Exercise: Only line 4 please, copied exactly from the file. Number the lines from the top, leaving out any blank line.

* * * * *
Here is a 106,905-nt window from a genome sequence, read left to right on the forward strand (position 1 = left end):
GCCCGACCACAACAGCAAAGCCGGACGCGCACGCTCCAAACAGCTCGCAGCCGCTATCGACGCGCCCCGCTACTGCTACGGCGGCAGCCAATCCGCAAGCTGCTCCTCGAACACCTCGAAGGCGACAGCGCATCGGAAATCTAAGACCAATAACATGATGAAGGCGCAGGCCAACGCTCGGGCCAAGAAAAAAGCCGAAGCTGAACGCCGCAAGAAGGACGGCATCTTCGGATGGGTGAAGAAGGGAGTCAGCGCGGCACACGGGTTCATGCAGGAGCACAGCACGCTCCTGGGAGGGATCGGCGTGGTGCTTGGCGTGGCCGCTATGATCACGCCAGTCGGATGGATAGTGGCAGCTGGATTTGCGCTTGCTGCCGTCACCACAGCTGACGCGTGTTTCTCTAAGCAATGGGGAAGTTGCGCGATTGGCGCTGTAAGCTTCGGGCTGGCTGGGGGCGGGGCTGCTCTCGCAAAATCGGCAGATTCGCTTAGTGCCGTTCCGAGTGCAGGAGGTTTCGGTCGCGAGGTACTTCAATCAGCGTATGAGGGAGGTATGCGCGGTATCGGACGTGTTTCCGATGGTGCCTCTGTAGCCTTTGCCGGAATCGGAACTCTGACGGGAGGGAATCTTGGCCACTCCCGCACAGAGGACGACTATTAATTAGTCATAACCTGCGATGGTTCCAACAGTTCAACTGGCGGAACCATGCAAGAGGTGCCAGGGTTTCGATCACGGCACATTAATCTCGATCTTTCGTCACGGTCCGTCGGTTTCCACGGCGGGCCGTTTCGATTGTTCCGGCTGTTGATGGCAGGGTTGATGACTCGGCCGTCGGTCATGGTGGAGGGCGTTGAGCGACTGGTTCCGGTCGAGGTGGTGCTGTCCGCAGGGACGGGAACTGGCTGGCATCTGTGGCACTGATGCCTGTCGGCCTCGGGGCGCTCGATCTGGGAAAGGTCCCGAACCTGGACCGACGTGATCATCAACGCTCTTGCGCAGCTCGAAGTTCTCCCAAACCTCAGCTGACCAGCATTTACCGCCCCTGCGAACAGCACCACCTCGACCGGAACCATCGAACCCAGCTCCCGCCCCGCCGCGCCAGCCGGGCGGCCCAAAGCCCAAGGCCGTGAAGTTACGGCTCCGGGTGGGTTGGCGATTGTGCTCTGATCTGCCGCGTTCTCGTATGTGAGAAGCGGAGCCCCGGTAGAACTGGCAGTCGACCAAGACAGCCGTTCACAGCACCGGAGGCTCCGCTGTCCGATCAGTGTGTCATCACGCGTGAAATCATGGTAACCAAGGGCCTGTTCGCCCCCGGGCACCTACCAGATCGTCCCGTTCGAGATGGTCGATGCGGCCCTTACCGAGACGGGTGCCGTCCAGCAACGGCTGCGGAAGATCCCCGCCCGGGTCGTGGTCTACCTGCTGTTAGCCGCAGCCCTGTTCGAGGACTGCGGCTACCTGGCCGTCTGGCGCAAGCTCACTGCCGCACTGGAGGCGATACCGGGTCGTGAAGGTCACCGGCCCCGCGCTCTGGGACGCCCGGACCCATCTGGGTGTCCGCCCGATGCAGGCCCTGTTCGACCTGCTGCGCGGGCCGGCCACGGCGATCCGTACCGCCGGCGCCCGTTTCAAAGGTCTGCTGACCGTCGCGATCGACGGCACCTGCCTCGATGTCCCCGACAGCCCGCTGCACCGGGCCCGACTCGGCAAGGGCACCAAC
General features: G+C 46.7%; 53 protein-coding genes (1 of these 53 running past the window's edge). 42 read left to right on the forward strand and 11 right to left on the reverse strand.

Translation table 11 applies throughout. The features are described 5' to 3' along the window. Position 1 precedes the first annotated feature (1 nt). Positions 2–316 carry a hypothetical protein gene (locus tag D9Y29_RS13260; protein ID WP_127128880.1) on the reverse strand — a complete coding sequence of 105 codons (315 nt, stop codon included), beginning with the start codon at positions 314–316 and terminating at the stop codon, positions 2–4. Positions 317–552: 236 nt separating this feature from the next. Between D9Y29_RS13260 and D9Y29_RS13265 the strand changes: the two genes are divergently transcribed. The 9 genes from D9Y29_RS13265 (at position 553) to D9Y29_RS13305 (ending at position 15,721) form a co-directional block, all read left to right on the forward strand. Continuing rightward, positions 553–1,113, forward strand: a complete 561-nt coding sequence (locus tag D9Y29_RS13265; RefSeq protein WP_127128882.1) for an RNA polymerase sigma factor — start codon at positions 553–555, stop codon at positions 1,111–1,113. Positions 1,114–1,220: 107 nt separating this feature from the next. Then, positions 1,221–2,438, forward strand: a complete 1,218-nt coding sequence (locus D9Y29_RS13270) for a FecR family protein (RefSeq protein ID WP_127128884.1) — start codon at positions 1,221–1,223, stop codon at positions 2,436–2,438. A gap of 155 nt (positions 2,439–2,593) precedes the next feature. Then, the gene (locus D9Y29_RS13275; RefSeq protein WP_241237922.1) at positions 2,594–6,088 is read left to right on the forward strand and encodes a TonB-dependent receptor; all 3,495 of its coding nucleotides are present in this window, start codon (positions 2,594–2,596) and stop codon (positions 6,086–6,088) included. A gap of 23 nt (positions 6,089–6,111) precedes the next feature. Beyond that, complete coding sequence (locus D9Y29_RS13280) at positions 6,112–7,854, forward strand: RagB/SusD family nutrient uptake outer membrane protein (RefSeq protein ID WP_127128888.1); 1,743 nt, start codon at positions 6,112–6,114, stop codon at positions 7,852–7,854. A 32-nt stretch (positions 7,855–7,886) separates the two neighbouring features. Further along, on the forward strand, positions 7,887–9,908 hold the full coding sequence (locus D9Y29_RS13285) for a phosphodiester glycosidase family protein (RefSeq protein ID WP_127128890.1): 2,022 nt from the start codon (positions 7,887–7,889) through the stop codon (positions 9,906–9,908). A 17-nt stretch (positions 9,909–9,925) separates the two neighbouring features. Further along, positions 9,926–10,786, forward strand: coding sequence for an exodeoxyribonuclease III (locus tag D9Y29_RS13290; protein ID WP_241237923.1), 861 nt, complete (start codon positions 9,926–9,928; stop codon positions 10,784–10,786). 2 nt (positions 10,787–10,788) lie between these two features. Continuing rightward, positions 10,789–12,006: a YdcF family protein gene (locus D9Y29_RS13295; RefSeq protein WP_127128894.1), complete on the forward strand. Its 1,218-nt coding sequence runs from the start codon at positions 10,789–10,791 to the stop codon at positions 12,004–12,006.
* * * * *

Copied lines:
Translation table 11 applies throughout. The features are described 5' to 3' along the window. Position 1 precedes the first annotated feature (1 nt). Positions 2–316 carry a hypothetical protein gene (locus tag D9Y29_RS13260; protein ID WP_127128880.1) on the reverse strand — a complete coding sequence of 105 codons (315 nt, stop codon included), beginning with the start codon at positions 314–316 and terminating at the stop codon, positions 2–4. Positions 317–552: 236 nt separating this feature from the next. Between D9Y29_RS13260 and D9Y29_RS13265 the strand changes: the two genes are divergently transcribed. The 9 genes from D9Y29_RS13265 (at position 553) to D9Y29_RS13305 (ending at position 15,721) form a co-directional block, all read left to right on the forward strand. Continuing rightward, positions 553–1,113, forward strand: a complete 561-nt coding sequence (locus tag D9Y29_RS13265; RefSeq protein WP_127128882.1) for an RNA polymerase sigma factor — start codon at positions 553–555, stop codon at positions 1,111–1,113. Positions 1,114–1,220: 107 nt separating this feature from the next. Then, positions 1,221–2,438, forward strand: a complete 1,218-nt coding sequence (locus D9Y29_RS13270) for a FecR family protein (RefSeq protein ID WP_127128884.1) — start codon at positions 1,221–1,223, stop codon at positions 2,436–2,438. A gap of 155 nt (positions 2,439–2,593) precedes the next feature. Then, the gene (locus D9Y29_RS13275; RefSeq protein WP_241237922.1) at positions 2,594–6,088 is read left to right on the forward strand and encodes a TonB-dependent receptor; all 3,495 of its coding nucleotides are present in this window, start codon (positions 2,594–2,596) and stop codon (positions 6,086–6,088) included. A gap of 23 nt (positions 6,089–6,111) precedes the next feature. Beyond that, complete coding sequence (locus D9Y29_RS13280) at positions 6,112–7,854, forward strand: RagB/SusD family nutrient uptake outer membrane protein (RefSeq protein ID WP_127128888.1); 1,743 nt, start codon at positions 6,112–6,114, stop codon at positions 7,852–7,854. A 32-nt stretch (positions 7,855–7,886) separates the two neighbouring features. Further along, on the forward strand, positions 7,887–9,908 hold the full coding sequence (locus D9Y29_RS13285) for a phosphodiester glycosidase family protein (RefSeq protein ID WP_127128890.1): 2,022 nt from the start codon (positions 7,887–7,889) through the stop codon (positions 9,906–9,908). A 17-nt stretch (positions 9,909–9,925) separates the two neighbouring features. Further along, positions 9,926–10,786, forward strand: coding sequence for an exodeoxyribonuclease III (locus tag D9Y29_RS13290; protein ID WP_241237923.1), 861 nt, complete (start codon positions 9,926–9,928; stop codon positions 10,784–10,786). 2 nt (positions 10,787–10,788) lie between these two features. Continuing rightward, positions 10,789–12,006: a YdcF family protein gene (locus D9Y29_RS13295; RefSeq protein WP_127128894.1), complete on the forward strand. Its 1,218-nt coding sequence runs from the start codon at positions 10,789–10,791 to the stop codon at positions 12,004–12,006.